Sunday, 21 June 2015

"This Is My Machine" Leon Michener interviewed for Thump

Read the full interview with Leon Michener about his Klavikon project over at Thump.

Gagarin, interviewed in The Quietus

Read my interview with Graham Dowdall, drummer to Ludus, percussionist to Nico, keyboardist to Pere Ubu, about his solo electronica project Gagarin, at The Quietus.

Monday, 13 April 2015

Giant Lizards on High: Blurt in the Quietus

Little feature with Ted Milton of Blurt at The Quietus. Blurt will be performing with Graham Dunning & Colin Webster plus Far Rainbow at the Fiddler’s Elbow, Camden, on April 21st. Declare your attendance here.

Thursday, 19 June 2014

The Future… starts this Saturday on Haggerston Radio

Image courtesy Sheroes tumblr

Welcome to The Future. The year is 2359. We are broadcasting from the basement archives of the former State Institute for Futurology. For the next two hours we will be sifting through the ruins of yesterday’s dreams for tomorrow. Everything is in disarray. The filing system is corrupted. But somehow, somewhere amongst the dust and the rubble we will – we will – we – w –

Haggerston Radio. This Saturday, the 21st of June. 18:00 – 20:00.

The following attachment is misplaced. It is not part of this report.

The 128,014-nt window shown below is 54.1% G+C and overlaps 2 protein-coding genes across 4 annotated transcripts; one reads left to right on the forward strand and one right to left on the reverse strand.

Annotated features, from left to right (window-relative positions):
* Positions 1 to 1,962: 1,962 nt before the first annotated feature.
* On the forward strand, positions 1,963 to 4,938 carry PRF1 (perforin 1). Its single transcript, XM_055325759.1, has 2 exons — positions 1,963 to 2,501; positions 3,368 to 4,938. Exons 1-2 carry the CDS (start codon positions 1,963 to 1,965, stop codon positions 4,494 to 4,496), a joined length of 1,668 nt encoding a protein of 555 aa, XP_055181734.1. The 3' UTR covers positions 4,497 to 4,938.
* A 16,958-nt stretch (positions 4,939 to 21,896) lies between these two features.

Still Life (Betamale), Jon Rafman + Oneohtrix Point Never, 2013 from jonrafman on Vimeo.

Piercing Brightness (extract) from The Wire Magazine on Vimeo.

Friday, 30 May 2014

Border Patrol: Eva Fàbregas at Kunstraum

A bright pink t-shaped lump of styrofoam has got stuck. It stutters uselessly, shunting back and forth against the feet of a desk. It’ll need a helping hand to get on its way again. “Some of them are more intelligent than others,” the woman occupying that desk informs me with a sigh as she picks up the plucky wedge and turns it around, setting it merrily scuttling forth across the floor once again.

Untitled (2014), a work by Barcelona-born artist Eva Fàbregas, sees a small hive of mysteriously animated chunks of packing material loosed upon the floor of the Kunstraum in Hoxton. Concealed within each brightly coloured hulk are miniature sensors and ambulating motors, giving each one an uncanny sense of robotic autonomy.